Zena Skinner, who has died aged 91, presented the popular BBC show Cookery Club and had a television career that spanned nearly 30 years from 1959.
Born in Luton, Bedfordshire, Skinner joined the Women’s Royal Naval Service during the Second World War, after seeing a recruitment poster with the slogan, “Join the Wrens and free a man for the fleet.”
Skinner hoped she would be allowed to work as a driver or despatch rider but after an initial training course which included learning how to polish floors, she was trained as a coder and went on to spend four years decoding signals in Portsmouth.
After demobilisation, Skinner demonstrated household appliances at the Eastern Electricity Board showroom in Royston before taking up the same role for GEC. Her remit in both positions included making house calls to service the appliances she had sold and GEC in particular was so pleased with Skinner’s skill as a demonstrator that she was sent first to Jamaica and then to East Africa in a training capacity.
It was while Skinner was in East Africa that her talent came to the attention of a wider audience. She was demonstrating cookery equipment by making fairy cakes. She later recalled: “While I was in East Africa the Queen was there and they brought some warriors out of the bush to meet her. They came to my stand where I’d been left on my own and I was absolutely terrified – they were all over six foot and carrying spears and I thought I was for the pot.
“In sheer self-defence I offered them all cakes. Someone took a photo and it appeared in the national press and when I got back to England the producer of Cookery Club phoned me to go and see her.”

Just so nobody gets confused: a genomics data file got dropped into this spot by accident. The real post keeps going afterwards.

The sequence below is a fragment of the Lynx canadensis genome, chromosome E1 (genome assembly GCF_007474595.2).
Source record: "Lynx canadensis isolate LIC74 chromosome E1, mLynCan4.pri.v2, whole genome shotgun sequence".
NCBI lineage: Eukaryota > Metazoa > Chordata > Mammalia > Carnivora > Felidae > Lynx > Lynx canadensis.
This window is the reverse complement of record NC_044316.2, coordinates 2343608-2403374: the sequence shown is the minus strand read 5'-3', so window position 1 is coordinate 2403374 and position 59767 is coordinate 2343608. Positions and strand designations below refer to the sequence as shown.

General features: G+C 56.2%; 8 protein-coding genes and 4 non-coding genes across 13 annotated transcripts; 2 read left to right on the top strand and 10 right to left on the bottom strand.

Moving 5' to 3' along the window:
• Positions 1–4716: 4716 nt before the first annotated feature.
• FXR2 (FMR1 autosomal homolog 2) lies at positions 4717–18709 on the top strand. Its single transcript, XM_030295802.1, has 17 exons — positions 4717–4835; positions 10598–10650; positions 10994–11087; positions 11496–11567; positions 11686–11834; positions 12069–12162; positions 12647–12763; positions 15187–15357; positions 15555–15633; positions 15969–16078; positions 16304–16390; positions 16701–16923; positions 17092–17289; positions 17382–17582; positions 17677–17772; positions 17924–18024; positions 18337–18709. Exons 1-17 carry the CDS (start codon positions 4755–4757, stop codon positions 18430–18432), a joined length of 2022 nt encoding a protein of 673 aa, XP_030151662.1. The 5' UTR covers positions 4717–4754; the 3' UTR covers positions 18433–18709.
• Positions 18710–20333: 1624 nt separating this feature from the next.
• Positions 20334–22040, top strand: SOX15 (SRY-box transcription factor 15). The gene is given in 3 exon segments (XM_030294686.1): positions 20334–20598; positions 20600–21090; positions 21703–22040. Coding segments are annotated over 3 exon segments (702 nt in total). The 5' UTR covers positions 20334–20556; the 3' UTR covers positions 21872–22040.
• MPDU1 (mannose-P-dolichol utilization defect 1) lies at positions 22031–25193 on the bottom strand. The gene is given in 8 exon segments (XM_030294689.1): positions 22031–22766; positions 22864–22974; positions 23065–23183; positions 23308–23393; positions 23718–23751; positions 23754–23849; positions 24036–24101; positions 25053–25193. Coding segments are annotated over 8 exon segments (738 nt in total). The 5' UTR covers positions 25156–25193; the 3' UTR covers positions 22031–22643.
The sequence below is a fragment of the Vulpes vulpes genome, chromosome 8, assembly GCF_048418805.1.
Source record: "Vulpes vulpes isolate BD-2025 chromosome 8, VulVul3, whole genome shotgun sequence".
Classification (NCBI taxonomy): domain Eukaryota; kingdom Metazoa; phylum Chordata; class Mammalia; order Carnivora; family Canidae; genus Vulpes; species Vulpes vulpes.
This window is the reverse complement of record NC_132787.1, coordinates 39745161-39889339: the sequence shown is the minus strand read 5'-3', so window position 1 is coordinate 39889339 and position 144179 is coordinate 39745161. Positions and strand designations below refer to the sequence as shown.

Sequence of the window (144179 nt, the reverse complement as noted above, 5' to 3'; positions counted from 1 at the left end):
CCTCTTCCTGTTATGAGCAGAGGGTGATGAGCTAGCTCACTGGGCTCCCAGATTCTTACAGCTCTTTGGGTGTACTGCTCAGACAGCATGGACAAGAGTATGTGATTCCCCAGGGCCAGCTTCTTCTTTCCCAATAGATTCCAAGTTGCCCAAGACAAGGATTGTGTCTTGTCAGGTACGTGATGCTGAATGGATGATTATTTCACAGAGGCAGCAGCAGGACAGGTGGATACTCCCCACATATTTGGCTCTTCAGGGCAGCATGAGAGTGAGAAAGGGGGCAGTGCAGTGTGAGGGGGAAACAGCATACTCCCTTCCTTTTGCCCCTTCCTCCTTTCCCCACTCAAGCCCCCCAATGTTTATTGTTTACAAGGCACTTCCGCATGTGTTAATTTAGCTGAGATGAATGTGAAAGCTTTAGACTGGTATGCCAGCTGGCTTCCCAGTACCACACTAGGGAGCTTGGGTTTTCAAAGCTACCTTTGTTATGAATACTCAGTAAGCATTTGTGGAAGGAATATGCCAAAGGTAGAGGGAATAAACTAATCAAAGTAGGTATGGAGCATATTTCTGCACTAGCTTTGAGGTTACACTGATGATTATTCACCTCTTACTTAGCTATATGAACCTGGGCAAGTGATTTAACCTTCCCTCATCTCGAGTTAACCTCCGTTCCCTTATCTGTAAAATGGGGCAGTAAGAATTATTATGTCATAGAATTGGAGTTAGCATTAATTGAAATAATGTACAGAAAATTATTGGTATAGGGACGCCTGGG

Skinner subsequently made her first appearance on BBC’s Cookery Club in 1959, showing viewers how to make brandy snaps,
She went on to present many programmes for the BBC, including Town And Around, Ask Zena Skinner and Bon Appétit. She even appeared on the BBC children’s television show Crackerjack. She was a regular contributor to the Radio Times and wrote several cookery books. Meanwhile she was brand ambassador for Tupperware, which distributed her cookery leaflets with women’s magazines. Her popularity was in large part due to the fact that compared to other TV cooks of the time, Skinner’s style was down-to-earth and accessible.
There were rumours of a great rivalry with Fanny Cradock – who presented her own cookery show in a ballgown – but Skinner said in 2001: “It wasn’t true. We were just totally different. Fanny was the upmarket lady wearing an evening dress to cook exotic things, and I was the typical housewife making plain British food. The first time I met her I said ‘hello’ and she looked at me like I was some sort of unpleasant smell under her nose. The next couple of times she ignored me totally, so I gave up.”
Skinner described her own USP as “good old traditional English cooking – that’s me”.
Eventually, Skinner’s time at the BBC came to an end, but she continued to work in television for a while longer, making Years Ahead for Channel Four. The programme saw the TV chef abandoning her usual role to become a DIY expert.
Skinner retired from television for good in 1989 but quickly found other ways to fill her time. She settled in Redbourn, Hertfordshire, where together with friends she made handicrafts to be sold in aid charitable causes. With her brother Bruce and his wife Mary, Skinner decided in particular to support Keech Hospice Care in Luton. Between them, the trio would go on to raise more than £100,000.
Years after her television retirement, Skinner’s recipes are still very much in circulation. As recently as November 2015 an episode of the regional programme BBC Points West introduced her Christmas cake to a new generation of cooks.
Zena Skinner, chef and cookery writer, born 27 February 1927, died 7 March 2018